Lee was part of the problem, tossing more interceptions (14) than touchdowns (12). He threw for 262 yards and three scores in a 38–31 loss to Tulsa in the opener but cooled down quickly as defenses confused him and his freshman-laden receiving corps.

Almost all of Lee’s top targets are sophomores who learned on the job as true freshmen. Wide receiver Teddy Veal led the Green Wave with 40 catches for 381 yards. Tight ends Charles Jones and Trey Scott figured heavily in the offense during spring practice.

The running game, which ranked 91st nationally, should be a strength if it receives better blocking from a line that returns four starters. The three-headed backfield of speedy Sherman Badie (688 yards, 5.7 per carry), power runner Lazedrick Thompson (533 yards, four touchdowns) and well-rounded Dontrell Hilliard is one of the best in the American Athletic Conference. Badie broke off three runs of more than 70 yards.

Previewing Tulane’s Defense for 2015 

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With several key starters returning, Tulane should be closer to its form from 2013 (when it ranked 22nd nationally in yards allowed) than last season (when it dipped to 55th). The key will be replacing safety Sam Scofield, who led the team in tackles the past two years, and cornerback Lorenzo Doss, who declared for the draft after picking off 15 passes in three seasons.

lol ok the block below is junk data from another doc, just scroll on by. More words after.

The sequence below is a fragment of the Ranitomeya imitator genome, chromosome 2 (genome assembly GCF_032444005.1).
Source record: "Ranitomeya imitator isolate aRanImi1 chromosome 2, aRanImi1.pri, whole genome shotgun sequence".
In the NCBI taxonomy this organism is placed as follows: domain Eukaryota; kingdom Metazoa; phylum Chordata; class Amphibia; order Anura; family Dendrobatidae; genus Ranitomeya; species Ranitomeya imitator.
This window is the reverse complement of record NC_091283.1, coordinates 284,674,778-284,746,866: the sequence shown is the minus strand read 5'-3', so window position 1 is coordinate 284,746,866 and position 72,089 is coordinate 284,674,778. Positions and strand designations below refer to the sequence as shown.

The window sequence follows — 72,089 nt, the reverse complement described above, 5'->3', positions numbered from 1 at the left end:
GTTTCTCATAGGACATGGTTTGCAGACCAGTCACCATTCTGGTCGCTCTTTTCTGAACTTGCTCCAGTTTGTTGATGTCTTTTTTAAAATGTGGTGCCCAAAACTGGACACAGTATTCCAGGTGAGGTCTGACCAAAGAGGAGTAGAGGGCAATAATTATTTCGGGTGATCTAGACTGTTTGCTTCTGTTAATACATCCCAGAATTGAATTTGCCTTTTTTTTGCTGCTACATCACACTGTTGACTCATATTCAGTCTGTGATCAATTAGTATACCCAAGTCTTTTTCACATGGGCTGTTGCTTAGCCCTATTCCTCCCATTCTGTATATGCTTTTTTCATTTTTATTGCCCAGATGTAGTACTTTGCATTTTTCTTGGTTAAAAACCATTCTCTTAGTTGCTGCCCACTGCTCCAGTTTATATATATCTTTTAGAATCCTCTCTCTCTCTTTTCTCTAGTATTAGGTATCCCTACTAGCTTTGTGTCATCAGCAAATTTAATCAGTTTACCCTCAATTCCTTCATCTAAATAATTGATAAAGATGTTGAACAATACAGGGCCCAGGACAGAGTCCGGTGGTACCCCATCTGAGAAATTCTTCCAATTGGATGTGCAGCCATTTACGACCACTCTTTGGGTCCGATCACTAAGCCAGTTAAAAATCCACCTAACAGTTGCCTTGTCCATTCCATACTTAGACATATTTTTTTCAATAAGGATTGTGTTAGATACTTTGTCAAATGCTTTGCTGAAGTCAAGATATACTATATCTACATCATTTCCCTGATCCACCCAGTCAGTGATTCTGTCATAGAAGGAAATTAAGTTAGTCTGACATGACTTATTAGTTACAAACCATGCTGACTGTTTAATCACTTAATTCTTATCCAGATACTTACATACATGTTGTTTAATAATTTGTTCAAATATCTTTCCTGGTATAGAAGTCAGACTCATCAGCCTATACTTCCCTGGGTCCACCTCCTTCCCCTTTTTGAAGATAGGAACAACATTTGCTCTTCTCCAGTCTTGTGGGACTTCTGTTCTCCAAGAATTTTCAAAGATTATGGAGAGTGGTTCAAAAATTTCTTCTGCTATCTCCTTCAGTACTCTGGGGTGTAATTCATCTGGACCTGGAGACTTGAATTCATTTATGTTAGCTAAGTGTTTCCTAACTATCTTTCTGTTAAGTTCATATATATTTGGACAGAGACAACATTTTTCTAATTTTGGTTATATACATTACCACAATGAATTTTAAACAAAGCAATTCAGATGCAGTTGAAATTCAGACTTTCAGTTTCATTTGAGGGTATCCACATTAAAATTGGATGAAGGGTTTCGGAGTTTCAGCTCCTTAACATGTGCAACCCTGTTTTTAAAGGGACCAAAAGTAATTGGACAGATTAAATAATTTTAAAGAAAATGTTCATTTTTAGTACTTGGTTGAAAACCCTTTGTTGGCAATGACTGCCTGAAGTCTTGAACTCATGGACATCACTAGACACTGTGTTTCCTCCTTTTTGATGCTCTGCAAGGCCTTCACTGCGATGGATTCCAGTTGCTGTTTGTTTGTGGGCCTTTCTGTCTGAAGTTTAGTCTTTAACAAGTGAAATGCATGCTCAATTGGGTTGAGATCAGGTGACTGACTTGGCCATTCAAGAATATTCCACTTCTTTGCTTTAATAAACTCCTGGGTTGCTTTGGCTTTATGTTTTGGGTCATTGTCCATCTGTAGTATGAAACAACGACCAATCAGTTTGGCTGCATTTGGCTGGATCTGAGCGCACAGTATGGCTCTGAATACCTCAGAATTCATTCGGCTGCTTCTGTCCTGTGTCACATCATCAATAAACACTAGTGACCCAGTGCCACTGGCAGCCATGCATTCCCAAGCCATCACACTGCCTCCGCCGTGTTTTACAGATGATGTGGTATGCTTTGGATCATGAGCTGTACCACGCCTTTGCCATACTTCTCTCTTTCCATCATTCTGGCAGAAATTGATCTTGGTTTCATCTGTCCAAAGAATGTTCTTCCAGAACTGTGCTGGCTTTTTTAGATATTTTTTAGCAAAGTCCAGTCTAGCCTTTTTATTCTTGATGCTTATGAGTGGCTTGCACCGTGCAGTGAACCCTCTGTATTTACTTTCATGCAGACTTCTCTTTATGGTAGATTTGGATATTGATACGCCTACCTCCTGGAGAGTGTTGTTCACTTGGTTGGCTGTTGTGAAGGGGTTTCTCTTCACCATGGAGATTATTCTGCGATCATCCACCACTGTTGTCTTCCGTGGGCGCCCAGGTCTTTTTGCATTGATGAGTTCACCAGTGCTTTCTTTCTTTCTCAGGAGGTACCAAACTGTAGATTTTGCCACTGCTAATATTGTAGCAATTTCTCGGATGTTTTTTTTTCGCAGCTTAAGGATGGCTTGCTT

The talent is there. Darion Monroe, a four-star recruit in 2012, returns for his fourth year as a starter at safety. Sophomore cornerback Parry Nickerson outplayed Doss last season, making 51 tackles with a team-high six interceptions.

Diminutive linebacker Nico Marley (5'9", 200), the Conference USA Co-Freshman of the Year in 2013, had no letdown as a sophomore, registering a team-best 13.5 tackles for a loss. He galvanizes everyone around him to play harder.

The Wave are solid at tackle, where junior All-AAC candidate Tanzel Smart (47 stops) and sophomore Sean Wilson are entering their second year as a tandem. End is a concern. Royce LaFrance has all-conference ability but was up and down as a junior before missing spring practice for academic reasons. 

Related: Athlon’s 2015 College Football Rankings: No. 1 to 128

Previewing Tulane’s Specialists for 2015 


The kicking game was a debacle last year, and correcting those woes is priority No. 1 for new special teams coach Doug Lichtenberger. First, he has to find a reliable kicker after the Wave missed half of their 16 field goals. Walk-on Trevor Simms has unlimited range but questionable accuracy. Sophomore Andrew DiRocco missed a potential game-winning 21-yarder in the opener and never recovered. Incoming freshman Zach Block is rated more highly as a punter than placekicker. Badie could boost a kickoff return unit that ranked second-to-last nationally. Punter Peter Picerelli is coming off a poor year (37.8-yard average).